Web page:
Julie Brown, chief technology officer at Universal Display, says that OLED technology has improved greatly over the past several years. The life span of the organic materials has increased by a factor of ten in the past two years, she says, and “there have been fundamental molecular-level materials discoveries, design and manufacturing improvements over the last five to ten years.”
Other OLED players, including Cambridge Display, based in Cambridge, England (see a recent Cambridge Display announcement), and the Netherlands’s Philips Electronics, are improving the technology for displays as well as for the farther-out application of general white-light illumination, which would consist of glowing white sheets. But it’s the color OLED displays that are reaching mass production.
Already, OLED displays made by Samsung, Sony, and others have been sold in products in Asian countries but generally not in Europe or North America. “The Asian-community consumers are much more demanding for high-performance electronics,” says Brown. “People here take a long time” to adopt new technology. “Also, for manufacturers to break into the U.S. market, production volume needs to be up there.”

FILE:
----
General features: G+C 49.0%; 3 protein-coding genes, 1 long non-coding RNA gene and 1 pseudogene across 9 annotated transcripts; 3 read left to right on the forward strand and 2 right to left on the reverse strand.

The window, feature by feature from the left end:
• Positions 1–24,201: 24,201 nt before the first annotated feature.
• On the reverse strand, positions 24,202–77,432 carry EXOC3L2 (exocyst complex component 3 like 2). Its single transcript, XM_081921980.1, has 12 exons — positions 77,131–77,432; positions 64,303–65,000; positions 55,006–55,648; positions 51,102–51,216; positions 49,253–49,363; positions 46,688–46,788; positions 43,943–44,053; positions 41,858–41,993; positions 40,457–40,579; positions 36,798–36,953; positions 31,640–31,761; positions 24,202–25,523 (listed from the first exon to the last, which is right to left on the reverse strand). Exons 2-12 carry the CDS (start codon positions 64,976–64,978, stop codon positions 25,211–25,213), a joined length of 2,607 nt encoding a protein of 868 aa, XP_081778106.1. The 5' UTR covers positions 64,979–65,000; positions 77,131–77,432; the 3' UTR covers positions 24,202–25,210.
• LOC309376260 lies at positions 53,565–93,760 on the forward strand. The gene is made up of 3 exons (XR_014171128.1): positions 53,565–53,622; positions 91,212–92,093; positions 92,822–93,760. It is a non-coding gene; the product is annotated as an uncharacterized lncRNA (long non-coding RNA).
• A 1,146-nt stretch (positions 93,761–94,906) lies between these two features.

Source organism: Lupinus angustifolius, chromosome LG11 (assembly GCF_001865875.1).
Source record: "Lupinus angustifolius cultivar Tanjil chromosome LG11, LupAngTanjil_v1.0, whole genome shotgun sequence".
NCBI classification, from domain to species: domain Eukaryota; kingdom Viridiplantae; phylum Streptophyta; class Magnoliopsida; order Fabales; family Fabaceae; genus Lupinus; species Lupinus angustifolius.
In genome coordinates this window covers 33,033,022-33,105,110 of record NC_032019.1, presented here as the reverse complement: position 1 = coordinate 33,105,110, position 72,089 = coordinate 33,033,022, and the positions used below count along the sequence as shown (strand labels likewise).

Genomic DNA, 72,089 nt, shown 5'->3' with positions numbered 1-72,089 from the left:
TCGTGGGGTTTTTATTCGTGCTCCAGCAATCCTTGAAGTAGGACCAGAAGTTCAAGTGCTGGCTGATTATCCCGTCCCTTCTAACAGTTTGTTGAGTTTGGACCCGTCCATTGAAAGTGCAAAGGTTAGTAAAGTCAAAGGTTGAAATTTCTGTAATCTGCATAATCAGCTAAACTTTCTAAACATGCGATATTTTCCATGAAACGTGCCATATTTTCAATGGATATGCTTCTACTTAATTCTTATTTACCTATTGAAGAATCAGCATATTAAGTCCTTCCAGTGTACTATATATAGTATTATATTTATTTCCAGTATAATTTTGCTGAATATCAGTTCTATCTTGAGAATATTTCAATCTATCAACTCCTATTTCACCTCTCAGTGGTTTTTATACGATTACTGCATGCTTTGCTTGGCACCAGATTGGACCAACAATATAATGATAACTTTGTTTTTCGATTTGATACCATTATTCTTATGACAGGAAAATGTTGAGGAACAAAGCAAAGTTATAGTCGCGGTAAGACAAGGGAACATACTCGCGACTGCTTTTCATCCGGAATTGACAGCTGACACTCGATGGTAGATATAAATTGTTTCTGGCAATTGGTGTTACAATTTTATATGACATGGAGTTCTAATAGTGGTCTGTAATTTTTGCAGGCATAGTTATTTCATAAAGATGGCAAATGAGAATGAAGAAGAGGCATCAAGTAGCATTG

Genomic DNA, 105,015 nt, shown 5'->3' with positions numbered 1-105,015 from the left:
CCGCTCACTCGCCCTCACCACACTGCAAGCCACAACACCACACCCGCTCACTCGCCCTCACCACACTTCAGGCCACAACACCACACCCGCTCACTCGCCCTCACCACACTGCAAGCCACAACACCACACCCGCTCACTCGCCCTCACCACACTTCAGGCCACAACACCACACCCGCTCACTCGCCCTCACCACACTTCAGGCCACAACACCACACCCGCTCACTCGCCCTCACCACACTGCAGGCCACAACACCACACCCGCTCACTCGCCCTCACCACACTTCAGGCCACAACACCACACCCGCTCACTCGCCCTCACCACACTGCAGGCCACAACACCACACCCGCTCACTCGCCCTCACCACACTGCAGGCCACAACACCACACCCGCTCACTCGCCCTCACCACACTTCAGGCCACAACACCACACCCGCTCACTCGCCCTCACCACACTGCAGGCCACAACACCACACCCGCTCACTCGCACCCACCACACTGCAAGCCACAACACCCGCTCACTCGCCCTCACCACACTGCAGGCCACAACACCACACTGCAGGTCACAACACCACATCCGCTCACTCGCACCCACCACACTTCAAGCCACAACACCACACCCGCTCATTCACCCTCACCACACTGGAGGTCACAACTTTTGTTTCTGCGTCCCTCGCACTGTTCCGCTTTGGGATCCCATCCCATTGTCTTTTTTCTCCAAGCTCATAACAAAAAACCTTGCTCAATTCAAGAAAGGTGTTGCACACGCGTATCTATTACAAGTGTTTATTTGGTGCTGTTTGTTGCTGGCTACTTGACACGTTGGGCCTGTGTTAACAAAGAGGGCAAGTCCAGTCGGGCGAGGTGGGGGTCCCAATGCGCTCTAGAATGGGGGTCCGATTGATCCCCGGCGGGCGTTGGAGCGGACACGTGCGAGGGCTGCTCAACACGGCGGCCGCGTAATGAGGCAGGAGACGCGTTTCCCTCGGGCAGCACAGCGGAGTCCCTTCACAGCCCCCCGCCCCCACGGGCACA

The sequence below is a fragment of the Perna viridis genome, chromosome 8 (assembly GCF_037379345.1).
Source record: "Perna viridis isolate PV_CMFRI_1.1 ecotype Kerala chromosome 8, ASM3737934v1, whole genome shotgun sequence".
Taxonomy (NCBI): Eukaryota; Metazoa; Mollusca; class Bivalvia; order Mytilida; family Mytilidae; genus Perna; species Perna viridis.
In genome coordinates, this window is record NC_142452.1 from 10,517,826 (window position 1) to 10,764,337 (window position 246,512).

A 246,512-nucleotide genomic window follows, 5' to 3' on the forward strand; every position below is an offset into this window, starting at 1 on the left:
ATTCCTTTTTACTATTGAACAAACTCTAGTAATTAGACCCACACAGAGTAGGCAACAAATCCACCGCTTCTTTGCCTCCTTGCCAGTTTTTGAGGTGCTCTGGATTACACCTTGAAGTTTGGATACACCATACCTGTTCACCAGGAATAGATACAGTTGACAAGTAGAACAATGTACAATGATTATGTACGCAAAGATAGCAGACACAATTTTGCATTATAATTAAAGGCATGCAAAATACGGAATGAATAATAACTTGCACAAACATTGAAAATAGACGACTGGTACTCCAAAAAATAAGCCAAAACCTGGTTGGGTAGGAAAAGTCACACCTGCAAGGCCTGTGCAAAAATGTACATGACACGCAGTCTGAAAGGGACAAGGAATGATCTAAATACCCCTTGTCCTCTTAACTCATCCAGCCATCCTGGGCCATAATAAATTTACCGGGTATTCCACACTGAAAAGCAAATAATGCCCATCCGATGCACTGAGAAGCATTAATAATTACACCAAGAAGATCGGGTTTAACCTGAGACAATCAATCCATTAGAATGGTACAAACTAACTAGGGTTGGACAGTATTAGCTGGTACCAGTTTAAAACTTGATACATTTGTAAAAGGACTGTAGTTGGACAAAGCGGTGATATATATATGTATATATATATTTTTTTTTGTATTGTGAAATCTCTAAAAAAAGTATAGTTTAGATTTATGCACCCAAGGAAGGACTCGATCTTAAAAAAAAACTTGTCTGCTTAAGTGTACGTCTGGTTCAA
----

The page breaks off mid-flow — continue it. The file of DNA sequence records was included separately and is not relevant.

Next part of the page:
Samsung has said that it will start production in early 2007. “It’s very significant because they are a high-volume mass manufacturer,” says Brown. “There have been a number of products launched, but everyone is watching Samsung.” Sony, which launched an OLED effort for PDAs a few years ago but then abandoned the devices, also jumped back into the technology last year by launching a Walkman with an OLED display.